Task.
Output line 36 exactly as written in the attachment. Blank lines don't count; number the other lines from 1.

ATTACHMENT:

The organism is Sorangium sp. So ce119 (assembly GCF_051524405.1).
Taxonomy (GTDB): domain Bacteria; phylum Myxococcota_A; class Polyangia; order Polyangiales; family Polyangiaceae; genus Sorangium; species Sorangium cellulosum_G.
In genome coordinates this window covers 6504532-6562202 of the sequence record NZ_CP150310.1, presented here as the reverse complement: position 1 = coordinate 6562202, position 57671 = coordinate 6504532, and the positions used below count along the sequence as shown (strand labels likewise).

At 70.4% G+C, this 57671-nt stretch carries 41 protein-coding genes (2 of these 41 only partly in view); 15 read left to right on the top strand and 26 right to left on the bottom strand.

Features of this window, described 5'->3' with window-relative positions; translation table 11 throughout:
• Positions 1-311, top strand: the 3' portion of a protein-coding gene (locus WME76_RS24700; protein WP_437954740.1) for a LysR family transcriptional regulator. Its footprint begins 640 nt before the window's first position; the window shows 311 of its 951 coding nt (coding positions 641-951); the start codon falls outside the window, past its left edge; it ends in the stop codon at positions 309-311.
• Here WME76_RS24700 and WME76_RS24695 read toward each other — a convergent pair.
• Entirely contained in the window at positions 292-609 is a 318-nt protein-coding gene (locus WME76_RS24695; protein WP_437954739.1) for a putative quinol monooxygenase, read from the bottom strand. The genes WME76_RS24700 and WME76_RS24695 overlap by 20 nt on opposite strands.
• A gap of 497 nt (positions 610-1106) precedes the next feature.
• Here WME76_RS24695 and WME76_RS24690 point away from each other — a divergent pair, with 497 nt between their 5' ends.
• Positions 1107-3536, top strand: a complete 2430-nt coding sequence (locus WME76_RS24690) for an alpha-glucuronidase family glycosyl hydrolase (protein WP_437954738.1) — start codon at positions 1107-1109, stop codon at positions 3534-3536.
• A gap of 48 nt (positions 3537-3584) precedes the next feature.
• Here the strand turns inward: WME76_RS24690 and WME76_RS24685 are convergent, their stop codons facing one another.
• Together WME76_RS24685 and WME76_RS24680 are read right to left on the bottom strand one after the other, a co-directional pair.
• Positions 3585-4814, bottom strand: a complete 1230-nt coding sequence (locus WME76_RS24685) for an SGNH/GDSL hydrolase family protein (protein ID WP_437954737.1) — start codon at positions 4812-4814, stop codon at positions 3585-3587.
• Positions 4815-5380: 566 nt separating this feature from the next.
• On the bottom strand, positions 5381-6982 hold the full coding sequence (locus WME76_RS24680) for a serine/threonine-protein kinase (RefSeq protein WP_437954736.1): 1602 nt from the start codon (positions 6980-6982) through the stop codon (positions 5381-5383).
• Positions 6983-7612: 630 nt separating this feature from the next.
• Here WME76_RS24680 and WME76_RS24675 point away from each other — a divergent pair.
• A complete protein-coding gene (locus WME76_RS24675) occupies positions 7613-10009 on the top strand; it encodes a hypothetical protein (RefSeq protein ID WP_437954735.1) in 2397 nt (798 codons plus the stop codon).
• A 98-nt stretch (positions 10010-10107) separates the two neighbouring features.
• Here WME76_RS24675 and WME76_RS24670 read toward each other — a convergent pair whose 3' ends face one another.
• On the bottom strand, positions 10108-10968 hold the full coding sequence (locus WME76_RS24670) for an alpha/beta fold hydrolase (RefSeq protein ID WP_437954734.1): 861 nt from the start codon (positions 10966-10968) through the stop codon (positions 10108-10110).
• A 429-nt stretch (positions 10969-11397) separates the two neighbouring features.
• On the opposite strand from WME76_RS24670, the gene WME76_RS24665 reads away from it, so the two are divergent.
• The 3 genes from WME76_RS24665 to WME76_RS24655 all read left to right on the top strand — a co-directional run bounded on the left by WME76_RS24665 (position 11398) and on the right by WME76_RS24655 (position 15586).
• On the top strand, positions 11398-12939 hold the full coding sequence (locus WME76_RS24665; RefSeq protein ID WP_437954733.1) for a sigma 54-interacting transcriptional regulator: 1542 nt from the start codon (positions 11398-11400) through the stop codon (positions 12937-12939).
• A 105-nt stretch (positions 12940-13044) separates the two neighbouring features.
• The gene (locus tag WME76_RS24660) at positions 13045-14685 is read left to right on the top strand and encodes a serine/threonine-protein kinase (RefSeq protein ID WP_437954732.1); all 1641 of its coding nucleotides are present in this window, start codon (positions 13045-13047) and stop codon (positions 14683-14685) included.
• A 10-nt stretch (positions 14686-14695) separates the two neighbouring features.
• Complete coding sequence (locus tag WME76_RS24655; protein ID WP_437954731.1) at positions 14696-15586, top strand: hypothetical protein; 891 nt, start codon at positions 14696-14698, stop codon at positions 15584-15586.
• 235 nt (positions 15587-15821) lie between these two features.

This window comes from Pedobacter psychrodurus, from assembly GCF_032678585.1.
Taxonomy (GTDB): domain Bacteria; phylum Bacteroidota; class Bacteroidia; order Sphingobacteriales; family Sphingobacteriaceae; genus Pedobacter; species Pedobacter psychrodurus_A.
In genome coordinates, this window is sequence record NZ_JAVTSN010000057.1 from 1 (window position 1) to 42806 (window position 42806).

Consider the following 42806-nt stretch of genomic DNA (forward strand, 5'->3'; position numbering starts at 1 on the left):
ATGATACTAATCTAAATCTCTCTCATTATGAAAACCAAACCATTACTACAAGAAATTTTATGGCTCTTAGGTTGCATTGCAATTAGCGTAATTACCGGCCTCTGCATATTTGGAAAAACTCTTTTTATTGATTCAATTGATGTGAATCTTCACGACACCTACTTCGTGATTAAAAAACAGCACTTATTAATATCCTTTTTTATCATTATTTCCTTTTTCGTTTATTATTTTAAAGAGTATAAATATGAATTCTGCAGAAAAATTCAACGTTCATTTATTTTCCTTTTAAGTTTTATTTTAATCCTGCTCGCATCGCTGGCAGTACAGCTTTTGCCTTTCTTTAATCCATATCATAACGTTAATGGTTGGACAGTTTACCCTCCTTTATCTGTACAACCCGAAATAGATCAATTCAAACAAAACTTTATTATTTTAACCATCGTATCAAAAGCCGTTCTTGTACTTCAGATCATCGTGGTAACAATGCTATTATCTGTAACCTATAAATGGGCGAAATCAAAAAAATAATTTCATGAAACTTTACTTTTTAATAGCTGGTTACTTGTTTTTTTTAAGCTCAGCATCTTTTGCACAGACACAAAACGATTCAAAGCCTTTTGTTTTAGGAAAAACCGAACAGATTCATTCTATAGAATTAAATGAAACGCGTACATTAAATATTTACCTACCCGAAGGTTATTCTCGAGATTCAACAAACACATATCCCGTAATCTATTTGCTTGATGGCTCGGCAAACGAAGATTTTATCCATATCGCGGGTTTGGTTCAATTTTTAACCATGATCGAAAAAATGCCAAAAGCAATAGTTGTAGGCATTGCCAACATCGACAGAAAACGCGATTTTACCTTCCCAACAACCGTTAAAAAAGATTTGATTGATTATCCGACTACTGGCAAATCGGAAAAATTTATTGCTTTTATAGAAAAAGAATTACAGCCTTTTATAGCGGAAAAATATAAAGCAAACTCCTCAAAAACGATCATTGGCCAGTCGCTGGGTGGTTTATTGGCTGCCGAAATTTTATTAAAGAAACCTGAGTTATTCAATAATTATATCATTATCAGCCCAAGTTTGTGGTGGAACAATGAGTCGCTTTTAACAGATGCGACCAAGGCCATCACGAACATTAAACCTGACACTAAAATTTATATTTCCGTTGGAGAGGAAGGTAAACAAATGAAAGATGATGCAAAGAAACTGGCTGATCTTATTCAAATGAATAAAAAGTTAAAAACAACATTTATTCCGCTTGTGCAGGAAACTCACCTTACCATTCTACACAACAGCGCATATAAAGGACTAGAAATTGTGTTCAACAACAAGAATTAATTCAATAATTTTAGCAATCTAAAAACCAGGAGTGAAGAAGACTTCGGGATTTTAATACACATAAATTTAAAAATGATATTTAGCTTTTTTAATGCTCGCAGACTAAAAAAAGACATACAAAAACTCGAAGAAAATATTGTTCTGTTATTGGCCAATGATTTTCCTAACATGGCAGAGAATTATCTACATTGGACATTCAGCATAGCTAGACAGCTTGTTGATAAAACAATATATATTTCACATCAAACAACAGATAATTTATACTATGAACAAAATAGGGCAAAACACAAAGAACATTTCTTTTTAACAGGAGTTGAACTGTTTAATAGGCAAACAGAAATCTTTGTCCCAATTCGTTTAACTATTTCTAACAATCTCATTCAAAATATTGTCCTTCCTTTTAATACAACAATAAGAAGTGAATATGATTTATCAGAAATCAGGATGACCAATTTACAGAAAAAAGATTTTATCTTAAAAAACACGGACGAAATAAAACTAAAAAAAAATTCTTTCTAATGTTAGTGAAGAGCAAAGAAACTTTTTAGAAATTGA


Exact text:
Consider the following 42806-nt stretch of genomic DNA (forward strand, 5'->3'; position numbering starts at 1 on the left):